For ECs with a strong presence in the education sector, a fair number of abandoned-cable-removal projects are likely to come along. The frequent remodeling and upgrading that goes on in school districts and college campuses prompts the routine removal of large amounts of unused cabling.
“We don’t actively go out and look for these opportunities. It’s just something that happens,” Strand said of most of his company’s cable-abatement jobs.
Other times, cable-removal projects are add-ons to new system installations.
“The reason is because, at this point, they’ll have you go into their telecommunications or equipment room, and they have all this cabling that’s terminated to the back of their panels,” Fosbinder said.
This is when, as they start figuring out how to get everything wired up to the new system, that building managers may start to realize how much abandoned cable they have.
“When you’re designing a new layout for them, they see all this cabling coming down and terminating. It reminds them that they have a lot of infrastructure in the ceiling,” Fosbinder said.
Cable-abatement projects are time- and labor-intensive, and there are not many ways to get around it. The trick is to make them as lean as possible and to minimize the impact on the customer. In some cases, the client’s schedule may facilitate a process that is less disruptive.
“With the school district, they phase their schools,” Strand said. “We’ll go in when there aren’t any teachers or students in the wings, and we can demo all the cables first.”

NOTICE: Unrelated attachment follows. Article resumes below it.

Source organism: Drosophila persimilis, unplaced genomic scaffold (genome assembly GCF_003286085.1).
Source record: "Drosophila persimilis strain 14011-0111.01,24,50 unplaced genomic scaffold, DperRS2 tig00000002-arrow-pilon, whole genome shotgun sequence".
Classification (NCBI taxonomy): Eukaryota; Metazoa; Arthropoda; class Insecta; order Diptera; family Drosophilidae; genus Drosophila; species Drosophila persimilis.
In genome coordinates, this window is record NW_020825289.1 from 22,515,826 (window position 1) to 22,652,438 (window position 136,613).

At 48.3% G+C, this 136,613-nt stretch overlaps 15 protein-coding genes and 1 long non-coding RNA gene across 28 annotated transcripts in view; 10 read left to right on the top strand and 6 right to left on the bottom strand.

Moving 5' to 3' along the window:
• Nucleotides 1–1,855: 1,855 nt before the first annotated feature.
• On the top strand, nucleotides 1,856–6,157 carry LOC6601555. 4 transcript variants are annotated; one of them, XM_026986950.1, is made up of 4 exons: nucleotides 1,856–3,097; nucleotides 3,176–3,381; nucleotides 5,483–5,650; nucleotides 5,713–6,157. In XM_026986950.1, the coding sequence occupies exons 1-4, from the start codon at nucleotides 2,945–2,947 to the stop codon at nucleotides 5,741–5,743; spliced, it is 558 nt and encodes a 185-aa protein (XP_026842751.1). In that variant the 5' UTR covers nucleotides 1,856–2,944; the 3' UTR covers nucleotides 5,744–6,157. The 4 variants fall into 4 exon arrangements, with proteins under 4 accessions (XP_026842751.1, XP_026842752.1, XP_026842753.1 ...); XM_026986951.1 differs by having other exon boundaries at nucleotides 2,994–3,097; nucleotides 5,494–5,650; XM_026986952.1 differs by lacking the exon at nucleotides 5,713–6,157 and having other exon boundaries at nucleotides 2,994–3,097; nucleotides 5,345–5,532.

When it is possible to remove cable without worrying about end-users running around, savvy ECs can take advantage of the circumstances to make the process relatively fast. But don’t assume that an occupied building means the removal process will be significantly hampered. Staging activities and crews should be done on a per-project basis to ensure you’re providing customers with the best services to meet their particular needs. And while running multiple crews simultaneously—some doing removal and others doing installation—seems like a good way to save time, few ECs find it efficient.
“Normally, we don’t have two crews,” Kunkel said. Instead, one crew handles both ends of the project. “The same crew takes the cable out after installing the new, or vice versa, if we’re going to reuse the same raceway. Then we’ll take the cable out first.”
He said that it is often better to focus on streamlining each stage rather than trying to do both at the same time.
The good news is that cable-removal projects often have opportunities to provide the customer with additional services while increasing revenue for the EC. Installing or cleaning up cable pathways is one of the more common services that can often be added to a garden-variety removal job.
Another potential revenue generator is to bring those pathways up-to-date in other ways. Cabling that goes through firewalls or concrete may not be fire-stopped correctly, and fixing these issues is a worthwhile avenue for ECs to explore (see “Hold It Right There” by Chuck Ross on page 78).